Last year, she rejected Willson’s offer to spirit her away for her 40th birthday on Aug. 28 and instead gave a party at home for Jake, who was born on the same day. Her priorities were as plain as the writing on the Thomas the Tank Engine cake: “Happy Birthday Jake and Janet.”
Evans said she had been criticized on social networking sites for training when she should be home with her children. But she has set up her schedule so her main swimming workout takes place in the morning, from 5:30 to 7:30, so she can make it home in time for breakfast. Her crazy hours are not lost on her daughter, who recently asked, “Why do you swim in the dark, Mommy?”
On Thursday, Evans left her home at 4:40 a.m. and swam 8,500 yards in less than two hours. She trains at Golden West College in Huntington Beach with Mark Schubert, who coached her at Southern California and is also making a comeback of sorts. After being fired in 2010 as the USA Swimming national team director, Schubert has returned to his roots coaching age-group swimmers and junior college athletes.
“I’m just having a blast doing this,” Schubert said. “It’s fun to be back doing this after coaching kids who are sometimes so focused on their times instead of the joy of competing and winning.”
After 1988, Evans became one of those kids, her inability to revel in her achievements obvious to her only in retrospect.
“I never really appreciated the fact I was a great athlete,” Evans said. “I just really took it for granted. I get it now. It’s fun for me to come home and tell Billy this is what I did at workout today and this is crazy that I’m able to do this.”
Before getting into the water, Evans exchanged pleasantries with a Masters swimmer whose high-school-age son, Nolan Rogers, was Evans’s lanemate and pacesetter. “The kids I’m swimming with are closer in age to Sydney than me,” Evans wryly noted.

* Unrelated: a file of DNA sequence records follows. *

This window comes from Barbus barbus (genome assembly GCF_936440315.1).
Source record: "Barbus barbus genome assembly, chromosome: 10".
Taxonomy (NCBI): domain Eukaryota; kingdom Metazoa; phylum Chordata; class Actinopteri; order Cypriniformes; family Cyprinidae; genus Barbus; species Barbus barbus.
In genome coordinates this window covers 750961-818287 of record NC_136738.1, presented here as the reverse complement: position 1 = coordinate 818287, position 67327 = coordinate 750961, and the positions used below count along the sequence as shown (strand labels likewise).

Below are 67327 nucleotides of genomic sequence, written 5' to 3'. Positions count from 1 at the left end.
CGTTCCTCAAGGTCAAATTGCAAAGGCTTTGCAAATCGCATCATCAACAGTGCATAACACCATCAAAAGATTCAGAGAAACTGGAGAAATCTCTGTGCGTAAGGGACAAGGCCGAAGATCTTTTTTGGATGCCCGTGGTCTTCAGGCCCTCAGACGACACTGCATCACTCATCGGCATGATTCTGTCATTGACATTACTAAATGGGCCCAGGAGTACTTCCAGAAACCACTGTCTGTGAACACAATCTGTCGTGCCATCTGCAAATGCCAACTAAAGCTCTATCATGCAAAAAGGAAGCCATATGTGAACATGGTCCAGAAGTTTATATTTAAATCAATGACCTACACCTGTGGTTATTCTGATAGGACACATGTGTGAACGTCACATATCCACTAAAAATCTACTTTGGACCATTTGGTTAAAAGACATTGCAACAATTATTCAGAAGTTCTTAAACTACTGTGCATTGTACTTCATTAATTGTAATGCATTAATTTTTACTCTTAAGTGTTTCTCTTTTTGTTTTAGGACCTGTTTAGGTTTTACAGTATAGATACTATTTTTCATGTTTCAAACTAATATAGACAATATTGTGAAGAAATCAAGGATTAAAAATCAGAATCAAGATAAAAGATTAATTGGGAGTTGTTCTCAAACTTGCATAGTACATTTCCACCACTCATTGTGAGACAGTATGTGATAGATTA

Also pushing Evans is Megan Rankin, a high school senior who has a best time of 4:10 in the 400 freestyle.
Rankin, 17, said that before she began training with Evans, she knew her only as a name in the age-group record books. ( Evans still holds the American record in the 800 freestyle, 8:16.22, set in August 1989.)
“Sometimes if she’s beating me, I’ll be thinking, how can I not keep up with her when she’s going to go home and take care of two kids and she probably got no sleep last night?” Rankin said. “I seriously have no idea how she does it.”
After her swimming session was over, Evans had a dry land session. One of the exercises required her to put each foot on a Bosu ball – half a stability ball – and perform squats. Evans would get in more core exercise after returning home, when she straddled the jagged shell-covered rock jetty while searching for starfish with her daughter at the beach a few hundred yards from their house.
Toward the end of an hourlong walk, Evans’s daughter stumbled upon a dead crab and grew sad. “It’s the circle of life,” Evans told her as they crouched together to take a closer look. “He’ll be food for a seagull.”
Evans delights in the fact that her children’s sandbox is a beach. When Evans is not traveling to make speeches, she and the children try to take a daily walk along the shore.
On this day, Sydney and Jake kicked off their shoes as soon as they reached the sand.
“What are you going to be when you grow up?” Evans asked her daughter. “Do you want to be an Olympic swimmer?”
“No,” she replied as she took off sprinting. “An Olympic runner.”
Her brother chased after her. Evans drank in the scene and said, “I just love seeing how happy my kids are.”
Evans’s Olympic hardware – the four golds and the silver – are nowhere to be found in the 1930s three-bedroom cottage with the white picket fence. There is only one medal on display, and it is hanging in her daughter’s room: a first-place medallion on a red-white-and-blue ribbon from a Labor Day running race.
Willson’s job in technology sales allows him to work from home. He can chip in with the children when needed and behold the force of nature that is his wife.
Since Evans resumed training, he said, “What I’ve noticed is Janet’s living in the moment a little more.”
He added: “Janet’s someone – and Sydney’s the same way – who has a lot of energy. She’s happiest when she has a very full day.”
It took the unannounced visit from the drug testers – their second since she qualified for the Olympic trials last month – to get Evans to sit still. As enough of Evans’s blood was drawn to fill four vials, her son asked the medical technician, “What are you doing to Mommy’s arm?”
Turning his worried gaze to Evans, he said, “Are you O.K., Mommy?” She gave him a big smile and said: “I’m fine, Jakey. Mommy’s good.”